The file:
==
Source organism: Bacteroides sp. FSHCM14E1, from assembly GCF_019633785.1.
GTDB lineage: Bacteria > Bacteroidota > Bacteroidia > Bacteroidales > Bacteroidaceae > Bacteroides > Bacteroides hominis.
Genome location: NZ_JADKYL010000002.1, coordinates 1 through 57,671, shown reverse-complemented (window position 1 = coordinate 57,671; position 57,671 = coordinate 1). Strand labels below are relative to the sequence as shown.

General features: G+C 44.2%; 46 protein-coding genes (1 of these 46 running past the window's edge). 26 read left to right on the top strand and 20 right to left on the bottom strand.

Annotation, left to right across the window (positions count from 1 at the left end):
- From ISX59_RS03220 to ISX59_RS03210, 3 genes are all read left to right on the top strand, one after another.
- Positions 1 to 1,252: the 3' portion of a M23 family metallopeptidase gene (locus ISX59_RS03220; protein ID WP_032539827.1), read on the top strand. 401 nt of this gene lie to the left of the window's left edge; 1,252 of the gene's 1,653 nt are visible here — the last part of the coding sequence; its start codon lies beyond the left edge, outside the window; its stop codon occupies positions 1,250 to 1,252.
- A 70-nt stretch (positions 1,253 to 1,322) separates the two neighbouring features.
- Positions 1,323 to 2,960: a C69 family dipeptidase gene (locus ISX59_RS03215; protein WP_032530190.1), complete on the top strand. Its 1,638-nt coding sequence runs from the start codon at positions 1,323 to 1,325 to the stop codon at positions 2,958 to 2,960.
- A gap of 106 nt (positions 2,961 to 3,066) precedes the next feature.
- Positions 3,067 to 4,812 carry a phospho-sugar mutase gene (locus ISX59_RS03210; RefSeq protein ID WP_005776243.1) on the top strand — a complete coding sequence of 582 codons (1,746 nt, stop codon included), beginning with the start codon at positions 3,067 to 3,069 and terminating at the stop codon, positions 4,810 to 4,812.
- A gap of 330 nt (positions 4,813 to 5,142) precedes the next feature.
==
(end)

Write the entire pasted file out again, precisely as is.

Source organism: Bacteroides sp. FSHCM14E1, from assembly GCF_019633785.1.
GTDB lineage: Bacteria > Bacteroidota > Bacteroidia > Bacteroidales > Bacteroidaceae > Bacteroides > Bacteroides hominis.
Genome location: NZ_JADKYL010000002.1, coordinates 1 through 57,671, shown reverse-complemented (window position 1 = coordinate 57,671; position 57,671 = coordinate 1). Strand labels below are relative to the sequence as shown.

General features: G+C 44.2%; 46 protein-coding genes (1 of these 46 running past the window's edge). 26 read left to right on the top strand and 20 right to left on the bottom strand.

Annotation, left to right across the window (positions count from 1 at the left end):
- From ISX59_RS03220 to ISX59_RS03210, 3 genes are all read left to right on the top strand, one after another.
- Positions 1 to 1,252: the 3' portion of a M23 family metallopeptidase gene (locus ISX59_RS03220; protein ID WP_032539827.1), read on the top strand. 401 nt of this gene lie to the left of the window's left edge; 1,252 of the gene's 1,653 nt are visible here — the last part of the coding sequence; its start codon lies beyond the left edge, outside the window; its stop codon occupies positions 1,250 to 1,252.
- A 70-nt stretch (positions 1,253 to 1,322) separates the two neighbouring features.
- Positions 1,323 to 2,960: a C69 family dipeptidase gene (locus ISX59_RS03215; protein WP_032530190.1), complete on the top strand. Its 1,638-nt coding sequence runs from the start codon at positions 1,323 to 1,325 to the stop codon at positions 2,958 to 2,960.
- A gap of 106 nt (positions 2,961 to 3,066) precedes the next feature.
- Positions 3,067 to 4,812 carry a phospho-sugar mutase gene (locus ISX59_RS03210; RefSeq protein ID WP_005776243.1) on the top strand — a complete coding sequence of 582 codons (1,746 nt, stop codon included), beginning with the start codon at positions 3,067 to 3,069 and terminating at the stop codon, positions 4,810 to 4,812.
- A gap of 330 nt (positions 4,813 to 5,142) precedes the next feature.